Now you should leave the chocolate until it cools a little. When first melted, it’s very runny and won’t stick to the moulds very well. As it cools, it will thicken up a little and will cover the surface of the mould much more easily. Using the back of a spoon, cover the inside of each of the moulds with a layer of chocolate. Be sure to go all the way to the edges, and don’t leave any holes. Put the moulds to one side to set.

Chocolate-lined Mould
Chocolate-lined Mould

Next, take the biscuits and dip them in the chocolate so that they are completely covered. Place on some baking parchment and leave them to set. If you’re anything like me, you’ll get chocolate absolutely everywhere doing this.

Chocolate-dipped Biscuits
Chocolate-dipped Biscuits

Once the chocolate biscuits have set, you can trim any ragged edges with a sharp knife to make them look better.

Rough Edges Trimmed
Rough Edges Trimmed

Now, make the marshmallow. You can find my marshmallow recipe here. I made up the full quantity, but only ended up using a little less than half of it – you could probably get away with halving the ingredients. Make the marshmallow up until the point where you finish whisking it and it’s starting to thicken. Pour it into a disposable piping bag. Pipe the marshmallow into the chocolate-lined moulds. You should take care to fill each mould, but don’t overfill them – you don’t want the marshmallow to rise above the level of the mould as that will make placing the biscuit much harder. You should ideally be able to see the edge of the chocolate all around the marshmallow. If any spills over the edge, just wipe it off. Put the marshmallow-filled moulds aside to set.

Filled With Marshmallow
Filled With Marshmallow

Once set, you’re ready to combine the two halves. Your chocolate in the bowl has probable set by now, so re-melt it gently over water again, as before (or melt a fresh batch). We only need a little for this final step. Pour the melted chocolate into a disposable piping bag, and put to one side to cool a little. We really want the chocolate to be cool but not yet solid. If the chocolate is too runny, it will go everywhere (I know, mine did!). Pipe a circle of chocolate around the edge of each of the moulds. Pipe a second circle of chocolate around the top of each of the biscuits. Then, carefully line up the two circles and sandwich a biscuit on top of each marshmallow. Press down lightly on it so the biscuit sticks properly to the marshmallow below. Put to one side to set.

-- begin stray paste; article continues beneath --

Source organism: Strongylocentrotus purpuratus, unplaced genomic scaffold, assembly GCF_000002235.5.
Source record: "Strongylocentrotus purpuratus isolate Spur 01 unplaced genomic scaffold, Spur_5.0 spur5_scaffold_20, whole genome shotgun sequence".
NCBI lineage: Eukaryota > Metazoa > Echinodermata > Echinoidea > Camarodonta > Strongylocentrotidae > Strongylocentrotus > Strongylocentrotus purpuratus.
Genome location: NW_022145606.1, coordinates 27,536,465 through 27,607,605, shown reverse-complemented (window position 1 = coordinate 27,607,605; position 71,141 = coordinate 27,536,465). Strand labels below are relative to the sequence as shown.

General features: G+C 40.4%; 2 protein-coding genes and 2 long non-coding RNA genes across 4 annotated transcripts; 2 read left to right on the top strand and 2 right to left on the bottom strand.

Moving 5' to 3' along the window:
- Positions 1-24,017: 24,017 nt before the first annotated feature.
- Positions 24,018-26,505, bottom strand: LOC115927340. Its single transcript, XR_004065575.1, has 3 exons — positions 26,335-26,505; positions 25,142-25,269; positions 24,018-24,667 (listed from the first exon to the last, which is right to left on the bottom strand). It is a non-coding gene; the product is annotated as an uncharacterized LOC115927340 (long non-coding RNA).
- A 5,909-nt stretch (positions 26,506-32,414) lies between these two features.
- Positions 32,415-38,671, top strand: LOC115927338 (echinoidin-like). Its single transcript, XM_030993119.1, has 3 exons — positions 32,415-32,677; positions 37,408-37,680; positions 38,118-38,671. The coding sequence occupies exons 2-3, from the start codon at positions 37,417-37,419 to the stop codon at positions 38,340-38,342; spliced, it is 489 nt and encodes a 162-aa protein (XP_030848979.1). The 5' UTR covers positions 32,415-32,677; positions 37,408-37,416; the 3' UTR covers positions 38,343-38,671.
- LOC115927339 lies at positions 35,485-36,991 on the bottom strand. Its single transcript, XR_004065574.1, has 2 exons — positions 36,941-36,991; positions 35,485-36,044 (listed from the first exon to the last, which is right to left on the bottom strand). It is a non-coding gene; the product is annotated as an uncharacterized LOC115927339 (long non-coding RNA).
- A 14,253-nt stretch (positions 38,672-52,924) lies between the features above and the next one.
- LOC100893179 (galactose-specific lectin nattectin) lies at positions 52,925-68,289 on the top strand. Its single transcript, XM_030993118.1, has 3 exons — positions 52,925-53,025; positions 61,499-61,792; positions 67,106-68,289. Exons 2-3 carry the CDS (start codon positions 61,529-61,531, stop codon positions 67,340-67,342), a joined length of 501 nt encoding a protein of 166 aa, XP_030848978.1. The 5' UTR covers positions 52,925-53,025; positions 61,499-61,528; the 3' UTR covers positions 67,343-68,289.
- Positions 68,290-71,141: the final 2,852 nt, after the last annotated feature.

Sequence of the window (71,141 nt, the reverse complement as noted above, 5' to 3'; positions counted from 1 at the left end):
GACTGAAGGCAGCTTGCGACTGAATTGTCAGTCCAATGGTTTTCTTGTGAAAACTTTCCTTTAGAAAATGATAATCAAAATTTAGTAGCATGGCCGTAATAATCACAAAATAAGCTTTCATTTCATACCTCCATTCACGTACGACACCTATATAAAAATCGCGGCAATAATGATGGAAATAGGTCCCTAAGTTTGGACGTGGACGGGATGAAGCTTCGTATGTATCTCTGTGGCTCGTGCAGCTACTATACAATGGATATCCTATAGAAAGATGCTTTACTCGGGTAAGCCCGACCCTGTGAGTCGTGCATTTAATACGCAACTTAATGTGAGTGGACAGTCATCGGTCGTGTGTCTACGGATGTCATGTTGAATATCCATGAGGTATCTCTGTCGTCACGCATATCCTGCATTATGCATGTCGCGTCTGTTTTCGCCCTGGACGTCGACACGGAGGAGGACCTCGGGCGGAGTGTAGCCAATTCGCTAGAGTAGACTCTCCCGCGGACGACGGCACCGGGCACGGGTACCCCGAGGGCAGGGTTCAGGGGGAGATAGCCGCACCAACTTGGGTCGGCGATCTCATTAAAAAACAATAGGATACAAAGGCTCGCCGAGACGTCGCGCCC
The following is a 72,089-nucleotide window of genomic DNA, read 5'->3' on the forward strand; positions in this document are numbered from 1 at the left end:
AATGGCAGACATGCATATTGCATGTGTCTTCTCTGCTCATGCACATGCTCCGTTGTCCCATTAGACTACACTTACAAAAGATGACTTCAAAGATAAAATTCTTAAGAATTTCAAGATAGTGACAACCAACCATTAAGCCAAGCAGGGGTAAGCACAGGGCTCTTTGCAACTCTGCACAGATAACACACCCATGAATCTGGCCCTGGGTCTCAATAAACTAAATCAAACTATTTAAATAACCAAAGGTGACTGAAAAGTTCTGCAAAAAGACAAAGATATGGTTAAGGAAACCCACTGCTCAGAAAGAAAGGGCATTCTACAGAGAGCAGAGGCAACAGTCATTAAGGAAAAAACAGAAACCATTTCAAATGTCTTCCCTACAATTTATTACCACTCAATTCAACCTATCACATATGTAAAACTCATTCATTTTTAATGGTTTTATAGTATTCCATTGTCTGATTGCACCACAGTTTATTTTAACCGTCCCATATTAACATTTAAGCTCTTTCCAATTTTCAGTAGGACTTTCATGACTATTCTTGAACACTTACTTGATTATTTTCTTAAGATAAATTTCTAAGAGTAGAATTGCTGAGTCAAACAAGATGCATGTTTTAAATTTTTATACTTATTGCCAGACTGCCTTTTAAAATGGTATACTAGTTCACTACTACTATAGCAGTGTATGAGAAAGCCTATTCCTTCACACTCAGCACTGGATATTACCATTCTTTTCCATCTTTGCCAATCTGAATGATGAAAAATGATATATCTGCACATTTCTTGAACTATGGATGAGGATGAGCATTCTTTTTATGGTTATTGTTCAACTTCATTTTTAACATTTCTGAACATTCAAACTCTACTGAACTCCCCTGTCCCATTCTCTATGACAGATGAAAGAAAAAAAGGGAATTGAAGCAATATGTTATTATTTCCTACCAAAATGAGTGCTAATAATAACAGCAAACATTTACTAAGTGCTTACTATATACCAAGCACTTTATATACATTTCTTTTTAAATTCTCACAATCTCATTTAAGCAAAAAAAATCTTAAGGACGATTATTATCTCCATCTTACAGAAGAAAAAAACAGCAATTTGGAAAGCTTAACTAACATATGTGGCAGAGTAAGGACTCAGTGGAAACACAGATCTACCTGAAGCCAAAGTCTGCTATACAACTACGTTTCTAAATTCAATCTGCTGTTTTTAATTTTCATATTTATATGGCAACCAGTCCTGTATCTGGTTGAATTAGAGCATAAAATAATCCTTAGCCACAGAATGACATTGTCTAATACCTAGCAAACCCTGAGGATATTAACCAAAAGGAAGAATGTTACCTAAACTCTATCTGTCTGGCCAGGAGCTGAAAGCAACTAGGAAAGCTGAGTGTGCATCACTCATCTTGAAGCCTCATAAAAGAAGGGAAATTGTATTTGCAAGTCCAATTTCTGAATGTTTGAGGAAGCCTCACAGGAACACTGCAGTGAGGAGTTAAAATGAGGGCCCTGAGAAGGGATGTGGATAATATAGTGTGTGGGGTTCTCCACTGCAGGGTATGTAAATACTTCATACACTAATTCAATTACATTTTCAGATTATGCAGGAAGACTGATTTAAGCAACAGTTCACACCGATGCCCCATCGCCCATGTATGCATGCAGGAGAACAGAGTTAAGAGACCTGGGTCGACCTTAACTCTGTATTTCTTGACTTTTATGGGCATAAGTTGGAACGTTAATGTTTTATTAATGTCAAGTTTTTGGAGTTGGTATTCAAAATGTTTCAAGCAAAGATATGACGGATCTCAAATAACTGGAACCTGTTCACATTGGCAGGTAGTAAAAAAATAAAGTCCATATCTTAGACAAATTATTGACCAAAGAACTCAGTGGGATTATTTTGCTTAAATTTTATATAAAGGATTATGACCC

Once completely set, very carefully remove the teacakes from the moulds.

Out of the Mould
Out of the Mould

As you can see from the photograph, mine weren’t completely successful. A couple of them cracked as I released them from the mould, and the surface of the chocolate had developed a white bloom which detracts somewhat from the appearance. According to the original recipe, that would be because I used chocolate with higher cocoa solids. Next time I would use just the Green and Blacks Milk chocolate (which has 40% cocoa solids).

So, they’re not exactly the most elegant and beautiful looking things I’ve ever made, but they are absolutely delicious – the finest teacakes I’ve ever tried in my life. The combination of crisp biscuit, fluffy marshmallow and hard chocolate shell works wonderfully. They’re pretty substantial too – one is definitely enough with a cup of tea. I reckon these would also make for a rather nice dessert if you were cooking for friends. It was all a bit of a faffle, but I’ll certainly make them again. I’m sure the next lot will be even better!

Chocolate Marshmallow Teacakes
Chocolate Marshmallow Teacakes